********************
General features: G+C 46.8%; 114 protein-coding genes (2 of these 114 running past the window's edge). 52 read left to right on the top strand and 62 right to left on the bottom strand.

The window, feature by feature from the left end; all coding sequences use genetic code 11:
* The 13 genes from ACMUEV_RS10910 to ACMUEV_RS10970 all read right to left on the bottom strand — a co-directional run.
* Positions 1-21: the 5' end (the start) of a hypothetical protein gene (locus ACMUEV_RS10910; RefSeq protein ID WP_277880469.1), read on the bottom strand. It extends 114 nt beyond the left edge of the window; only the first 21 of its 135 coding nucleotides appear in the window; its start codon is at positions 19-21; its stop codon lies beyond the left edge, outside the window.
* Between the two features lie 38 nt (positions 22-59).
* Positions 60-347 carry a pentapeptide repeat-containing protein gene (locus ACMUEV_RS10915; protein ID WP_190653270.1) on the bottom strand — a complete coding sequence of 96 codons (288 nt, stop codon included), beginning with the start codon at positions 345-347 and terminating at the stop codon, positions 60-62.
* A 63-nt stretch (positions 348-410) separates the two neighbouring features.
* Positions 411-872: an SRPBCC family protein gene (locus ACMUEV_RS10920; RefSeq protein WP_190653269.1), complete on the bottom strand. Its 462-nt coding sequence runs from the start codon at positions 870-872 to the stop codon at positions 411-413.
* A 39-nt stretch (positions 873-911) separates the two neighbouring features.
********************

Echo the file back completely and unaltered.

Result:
General features: G+C 46.8%; 114 protein-coding genes (2 of these 114 running past the window's edge). 52 read left to right on the top strand and 62 right to left on the bottom strand.

The window, feature by feature from the left end; all coding sequences use genetic code 11:
* The 13 genes from ACMUEV_RS10910 to ACMUEV_RS10970 all read right to left on the bottom strand — a co-directional run.
* Positions 1-21: the 5' end (the start) of a hypothetical protein gene (locus ACMUEV_RS10910; RefSeq protein ID WP_277880469.1), read on the bottom strand. It extends 114 nt beyond the left edge of the window; only the first 21 of its 135 coding nucleotides appear in the window; its start codon is at positions 19-21; its stop codon lies beyond the left edge, outside the window.
* Between the two features lie 38 nt (positions 22-59).
* Positions 60-347 carry a pentapeptide repeat-containing protein gene (locus ACMUEV_RS10915; protein ID WP_190653270.1) on the bottom strand — a complete coding sequence of 96 codons (288 nt, stop codon included), beginning with the start codon at positions 345-347 and terminating at the stop codon, positions 60-62.
* A 63-nt stretch (positions 348-410) separates the two neighbouring features.
* Positions 411-872: an SRPBCC family protein gene (locus ACMUEV_RS10920; RefSeq protein WP_190653269.1), complete on the bottom strand. Its 462-nt coding sequence runs from the start codon at positions 870-872 to the stop codon at positions 411-413.
* A 39-nt stretch (positions 873-911) separates the two neighbouring features.